June 28, 2009
?Proper 8 (B)
2 Corinthians 8:7-15

?Paul could command the Corinthian church with apostolic authority to be generous in giving. Three times in this text he declines to do so. He is not appealing to the Law’s demand. Instead he appeals to a number of higher and better motives. Instead of “you must,” he says “you ought.” And he tells us why we ought. There are many good reasons to make us willing givers, five of them are in this brief passage.

I. Generous giving is a proof of the sincerity of love for Christ (2 Corinthians 7:8, 2 Corinthians 8:24).
You might know a man who tells his wife he loves her and wants to make her happy. Yet he spends all his money and time on a big bass boat on the lake. He leaves her at home dressed in rags and living like a scrub woman. Does she have reason to doubt his love? Show me your checkbook, and I will show you where your priorities lie. A second motive for generous giving may surprise some people.

II. It is good to compare your giving to that of other earnest Christians (8:8). 
“I am not commanding you, but I want to test the sincerity of your love by comparing it with the earnestness of others.” Surprising? Earlier in this chapter Paul held up the generous example of the Macedonian believers to the Corinthians. As a pastor, I always made it a point to avoid checking giving records lest I be tempted to partiality. But I was amazed when I did discover in a special fund-raising drive how little some gave who lived large and talked big and how much some gave from modest means.

III. A third motive is the example of Christ (2 Corinthians 8:9).
“For you know the grace of our Lord Jesus Christ, that though he was rich, yet for your sakes he became poor, so that you through his poverty might become rich.”
He left the splendor of Heaven. He came down to the sin of this world that He might lift us from our spiritual poverty to the infinite riches of being a part of the family of God. Mankind is by nature greedy and grasping; God is by nature generous. Mankind is either pursuing wealth he does not have or protecting wealth he does have. The example of Jesus is to become poor that He might make others rich. What an example! What a motive for generosity.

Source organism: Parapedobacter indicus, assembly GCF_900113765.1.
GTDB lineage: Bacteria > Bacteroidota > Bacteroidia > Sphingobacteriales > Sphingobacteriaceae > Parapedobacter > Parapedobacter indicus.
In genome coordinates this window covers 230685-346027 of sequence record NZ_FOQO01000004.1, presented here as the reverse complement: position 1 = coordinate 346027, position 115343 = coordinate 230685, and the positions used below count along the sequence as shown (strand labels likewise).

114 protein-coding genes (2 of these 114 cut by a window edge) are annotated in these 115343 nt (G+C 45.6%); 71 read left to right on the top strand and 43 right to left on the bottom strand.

IV. Another motive is the desire to do your part.
“Our desire is not that others might be relieved while you are hard pressed but that there might be equality. At the present time your plenty will supply what they need so that in turn their plenty will supply what you need” (2 Corinthians 8:13-14).
The collection Paul was gathering was a relief offering for believers in Jerusalem made utterly desolate by an effective economic boycott against them. Paul was not asking that Jerusalem believers be relieved by leaving others destitute. Most people want to feel they are carrying their part of the load.
A preacher went to buy an airline ticket. The clerk learned he was a pastor and began a tirade about churches and their constant appeals for money. “Every time I go to church, it’s money, money, money. I’m going to quit going to church.” About that time she finished the ticket and
handed it across the counter, saying, “That’s $678.”
The pastor picked up the ticket and backed off one step and looked at the clerk in wide-eyed surprise. “$678? ‘Money, money, money’; I don’t want to pay; I just want to go along for the ride.”

V. A final motive is to acknowledge that God is the One who daily supplies our needs.
Paul recalls the story from the wilderness wanderings when God daily sent manna from Heaven. They gathered each day what they needed for that day. “As it is written, ‘He who gathered much did not have too much, and he who gathered little did not have too little’” (2 Corinthians 8:15, quoting Exodus 16:18).
To talk about giving at church makes some people uncomfortable. You may be thinking, “They just want my money!” How wrong you are. The church is here to tell the world of God’s indescribable gift. We want you to have Jesus Christ and His free salvation.

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